So yesterday the “good people” of Houston overwhelmingly rejected a measure that said:
No Houstonian should be discriminated against based on race, age, pregnancy, religion, military status, sexual orientation or gender identity
because of an ad campaign that said:
Apparently, although there are no cases of trans women assaulting anyone in a restroom, people like camohat above (who would never believe in a statistic anyhow because facts are lies) want to preemptively protect them from some dude who, after he raped a woman in a bathroom, claimed he was legally able to be in the bathroom because on that given day, said raper dude claimed protected status as Trans (discounting the fact – darned facts! – that just because you can’t be discriminated against doesn’t mean you can go around raping people).
And yet these same very worried who want to preemptively protect their helpless wimmen from a threat that has yet to occur are still sending their kids to church, where children are being abused on a fairly regular basis.
Like in Alabama:
Al.com reports Mack Charles Andrews was pastor of the First United Pentecostal Church in Thomasville and principal of Faith Christian Academy when the alleged crimes took place.
Andrews is expected to stand trial next month and is charged with multiple counts of rape, sodomy, sexual torture, attempted rape and sexual abuse.
Jane says she lost her virginity to her pastor on her father’s grave when she was just 9 years old, and explains how Andrews used religious superstition to terrorized her:
He told me if I didn’t say anything, he would come back and put flowers on the grave. If I did, he said demons would come and get me from my bed.
AL.com reports Jane was subjected to sexual torture prior to the rape, noting Andrews allegedly violated her with drumsticks, pens, letter openers, a figurine and even a flashlight, “grooming” her for future sexual abuse.
Jane reports the heinous abuse began when she was only 7-years-old, and was part of the “grooming process” to prepare her for the rape she would endure two years later.
Oh, but this is just one case. We can’t judge all pastors and ministers on the basis of just one case (even though Trans people are judged based on no cases)
How about this in Georgia:
In Georgia, a high placed Republican political consultant and youth pastor is accused of forcing boys to perform “hundreds” of sex acts while videotaping them doing it at the First Baptist Church of Vidalia.
Jim Collins, currently a political consultant and former youth pastor at the First Baptist Church of Vidalia, is accused of telling boys in his church youth group to perform “individual sexual acts” and videotaping them doing it.
At the Bible studies at Collins’ home, Stanley says that Collins soon abandoned all pretense of Scripture study:
Under Collins’s direction, the group began to view pornography together at Collins’s home. He encouraged each boy to engage in individual sexual acts, both privately and in a group setting. On at least one occasion, Collins videotaped these sexual acts as well, causing additional harm to Matt Stanley. Collins also engaged in highly inappropriate, sexualized physical contact with many of the boys, including Matt Stanley. 29. In addition, Collins sexually abused Matt Stanley and the other boys in these ways on church-sponsored out-of-town trips during which Collins served as First Baptist Church’s adult chaperone for the boys.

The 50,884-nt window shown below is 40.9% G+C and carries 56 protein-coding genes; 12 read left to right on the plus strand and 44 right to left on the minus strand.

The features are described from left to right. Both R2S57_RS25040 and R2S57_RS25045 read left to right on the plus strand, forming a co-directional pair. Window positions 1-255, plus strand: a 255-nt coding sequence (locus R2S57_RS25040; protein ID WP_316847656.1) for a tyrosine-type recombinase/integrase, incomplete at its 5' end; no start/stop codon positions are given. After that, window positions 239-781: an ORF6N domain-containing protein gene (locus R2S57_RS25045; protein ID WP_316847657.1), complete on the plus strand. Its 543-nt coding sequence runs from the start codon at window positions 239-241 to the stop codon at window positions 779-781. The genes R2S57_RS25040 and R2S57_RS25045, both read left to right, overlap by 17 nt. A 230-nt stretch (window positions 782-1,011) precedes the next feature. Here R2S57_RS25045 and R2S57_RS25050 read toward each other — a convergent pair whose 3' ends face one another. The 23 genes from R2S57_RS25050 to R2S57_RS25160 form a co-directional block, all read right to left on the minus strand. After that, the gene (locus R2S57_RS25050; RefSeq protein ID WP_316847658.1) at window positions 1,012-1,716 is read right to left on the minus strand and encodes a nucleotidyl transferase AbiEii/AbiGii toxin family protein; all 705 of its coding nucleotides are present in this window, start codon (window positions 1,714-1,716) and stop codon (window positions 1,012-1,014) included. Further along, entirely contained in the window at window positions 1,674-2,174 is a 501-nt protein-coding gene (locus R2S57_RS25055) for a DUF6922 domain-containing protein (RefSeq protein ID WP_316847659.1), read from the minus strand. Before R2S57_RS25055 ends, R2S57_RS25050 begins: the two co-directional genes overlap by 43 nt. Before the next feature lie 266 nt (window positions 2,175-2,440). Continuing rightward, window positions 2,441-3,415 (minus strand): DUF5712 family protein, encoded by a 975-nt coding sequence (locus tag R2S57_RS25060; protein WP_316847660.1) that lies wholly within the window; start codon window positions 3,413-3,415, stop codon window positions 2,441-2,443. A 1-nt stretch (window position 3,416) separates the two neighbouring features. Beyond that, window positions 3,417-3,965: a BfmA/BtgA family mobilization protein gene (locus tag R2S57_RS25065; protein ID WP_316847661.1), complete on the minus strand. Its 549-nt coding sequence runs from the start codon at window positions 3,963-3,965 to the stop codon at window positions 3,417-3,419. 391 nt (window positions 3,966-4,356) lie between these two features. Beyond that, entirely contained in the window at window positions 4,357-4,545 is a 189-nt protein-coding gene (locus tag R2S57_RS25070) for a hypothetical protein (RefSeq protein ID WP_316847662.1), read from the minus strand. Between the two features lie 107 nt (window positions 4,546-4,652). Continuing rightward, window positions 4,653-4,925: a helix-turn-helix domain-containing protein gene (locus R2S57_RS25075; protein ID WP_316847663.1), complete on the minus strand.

Okay, you say, that’s two (this week!), but these are just a few isolated incidents. We can’t judge all youth pastors based on just a few isolated incidents…oh, wait…
In fact, there are studies that demonstrate that the faith community is even more vulnerable to abuse than secular environments. The Abel and Harlow study revealed that 93% of sex offenders describe themselves as “religious” and that this category of offender may be the most dangerous. Other studies have found that sexual abusers within faith communities have more victims and younger victims. This disturbing truth is perhaps best illustrated by the words of a convicted child molester who told Dr. Salter,
“I considered church people easy to fool…they have a trust that comes from being Christians. They tend to be better folks all around and seem to want to believe in the good that exists in people.”
And then of course, there are all those incidents with Catholic priests that have been well publicized, but we forget all of those because the new pope is so cool.
Now I really don’t believe that we should legislate against children being allowed to spend time with youth pastors or priests. That would be ridiculous because most of these folks are most likely not raping children with drumsticks to prepare them for being sexually assaulted on their parents’ graves. Most ministers are probably mortified by the idea of forcing young men to have sex with them. But statistics regarding the prevalence of sexual abuse of children in religious communities are pretty frightening.
As a parent, I have to extend a certain amount of trust to the adults I occasionally have my children interact with that they will not molest them. As a teacher, parents have to trust that I will not assault their children. Otherwise, we would never let out kids out of the house.
And strangely, there are laws that prohibit abusing children, or sexually assaulting anyone, in bathrooms or wherever and people get prosecuted for doing these things all the time and there are no incidents of trans women being prosecuted for these crimes and far too many incidents of youth pastors, priests and ministers being prosecuted for these crimes.
And yet camohat and his ilk just voted to keep women and children safe from violence that statistically never happens and do nothing to keep women and children safe from violence that happens far too often.